LITTLE ROCK — Out of sight, out of mind for weeks, the if and who of Razorback football in Little Rock is back on the front burner, impetus courtesy of Arkansas vs. Mississippi State at War Memorial Stadium on Saturday.
In September, Arkansas athletics director Jeff Long said in Little Rock that he had mulled at least a half-dozen scenarios about the Razorbacks playing at War Memorial and made it clear he was not ready to make a decision. The possibility of the SEC going to a nine-game conference schedule and other extenuating circumstances are still in play, but I thought Long might announce something this week, even if only about the 2014 in-state sites.
The current contract calls for Arkansas to play two games per year in Little Rock through 2016, including one SEC game.
At this point, the schedule shows either Fayetteville or Little Rock for Nicholls State on Sept. 6, Northern Illinois on Sept. 20, Alabama on Oct. 11, Georgia on Oct. 18, UAB on Oct. 25, LSU on Nov. 15, and Ole Miss on Nov. 22.
The Razorbacks have only three in-state non-conference games in 2014 because a Sept. 13 contest in Lubbock begins a home and home with Texas Tech.
Normally, Arkansas would fulfill its Little Rock obligation with a non-conference game in September and Ole Miss. Both scenarios, and most any other one I can imagine, come with a catch. To that end, Long has undoubtedly talked with Bret Bielema about the coach’s druthers and has probably floated a variety of options with others involved.
If the Razorbacks play Nicholls State or Northern Illinois in Little Rock, consider the weeks elapsed before a game in Fayetteville. In the first case, Arkansas would open at Auburn on Aug. 30 and at Razorback Stadium on Sept. 20. In the second case, Arkansas would play in Fayetteville on Sept. 6 and again on Oct. 11.
Knowing that Bielema would prefer to avoid such lengthy absences from the friendly confines, my first thought was to pencil in UAB for Little Rock and move on to the conference schedule.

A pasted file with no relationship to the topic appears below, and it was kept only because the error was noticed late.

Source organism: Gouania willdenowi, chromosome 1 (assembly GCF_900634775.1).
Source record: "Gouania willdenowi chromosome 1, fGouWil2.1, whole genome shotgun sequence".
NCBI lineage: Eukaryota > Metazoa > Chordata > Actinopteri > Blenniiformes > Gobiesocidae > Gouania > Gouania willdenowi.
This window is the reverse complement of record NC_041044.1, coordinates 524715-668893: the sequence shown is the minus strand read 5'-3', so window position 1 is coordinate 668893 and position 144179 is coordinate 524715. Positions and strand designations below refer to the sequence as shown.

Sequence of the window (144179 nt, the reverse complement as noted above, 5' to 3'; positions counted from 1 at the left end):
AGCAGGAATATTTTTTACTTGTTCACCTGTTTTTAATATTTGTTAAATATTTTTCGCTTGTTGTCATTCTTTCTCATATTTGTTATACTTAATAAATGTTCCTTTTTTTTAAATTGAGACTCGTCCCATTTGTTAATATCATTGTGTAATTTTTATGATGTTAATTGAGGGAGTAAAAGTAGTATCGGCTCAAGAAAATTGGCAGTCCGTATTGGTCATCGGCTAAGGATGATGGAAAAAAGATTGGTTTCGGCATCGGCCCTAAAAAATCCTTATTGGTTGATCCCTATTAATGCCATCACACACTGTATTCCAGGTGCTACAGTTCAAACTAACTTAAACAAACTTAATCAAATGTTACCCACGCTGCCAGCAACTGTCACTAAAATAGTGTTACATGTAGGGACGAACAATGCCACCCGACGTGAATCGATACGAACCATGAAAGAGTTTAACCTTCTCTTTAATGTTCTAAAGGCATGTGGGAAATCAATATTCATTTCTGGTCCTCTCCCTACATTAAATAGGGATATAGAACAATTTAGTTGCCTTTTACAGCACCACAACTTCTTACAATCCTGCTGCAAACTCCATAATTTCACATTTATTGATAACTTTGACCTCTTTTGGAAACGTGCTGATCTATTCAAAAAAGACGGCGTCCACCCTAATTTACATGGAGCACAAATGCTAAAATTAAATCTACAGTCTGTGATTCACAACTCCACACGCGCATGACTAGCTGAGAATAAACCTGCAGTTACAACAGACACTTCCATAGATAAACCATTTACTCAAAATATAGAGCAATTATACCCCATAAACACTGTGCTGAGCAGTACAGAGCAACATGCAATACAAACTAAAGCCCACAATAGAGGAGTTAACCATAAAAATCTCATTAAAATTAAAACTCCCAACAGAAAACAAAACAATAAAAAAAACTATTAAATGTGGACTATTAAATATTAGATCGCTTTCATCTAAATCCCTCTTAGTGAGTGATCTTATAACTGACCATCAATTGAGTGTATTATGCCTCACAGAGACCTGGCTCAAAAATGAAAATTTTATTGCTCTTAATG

Playing Ole Miss in Little Rock means Nov. 15 would be the last chance to entertain recruits on campus and make an impression on high school athletes on the fence about being a Razorback.
If Bielema is unwilling to go that route, LSU, Alabama, and Georgia would be the possibilities for Little Rock. As long as Nick Saban is at Alabama and LSU continues to rack up highly regarded recruiting classes, success in the Western Division of the SEC begins with the Crimson Tide and the Tigers. Bielema is not about to surrender the perceived advantage of playing Alabama and LSU in Fayetteville.
My process of elimination puts Georgia in Little Rock. If accurate and UAB is the non-conference opponent, the Razorbacks would travel to Central Arkansas on back-to-back weekends and that would be a first since 2000, the final year the Razorbacks played three games in the Capitol city.
The best guess is that Long will consider all options and return to square one — a September game and Ole Miss in Little Rock. Around the state, the dates of vacations and weddings are on hold, pending Long’s decision.
No matter what Long does, his decision is likely to be a stopgap solution, much like the 2014 SEC schedule. Who knows when the SEC will settle on the future conference schedule, but Arkansas will be the home team against A&M in Arlington in 2015 and every other odd-numbered year through 2024, based on the current contract with Jerry Jones. In those years, Arkansas will have only three in-state conference games, creating another bind for Long each season he is committed to an SEC game in Little Rock.
Of course, the conversation turns in a new direction if the UA and the War Memorial Stadium Commission amend the current contract.
Harry King is sports columnist for Stephens Media’s Arkansas News Bureau.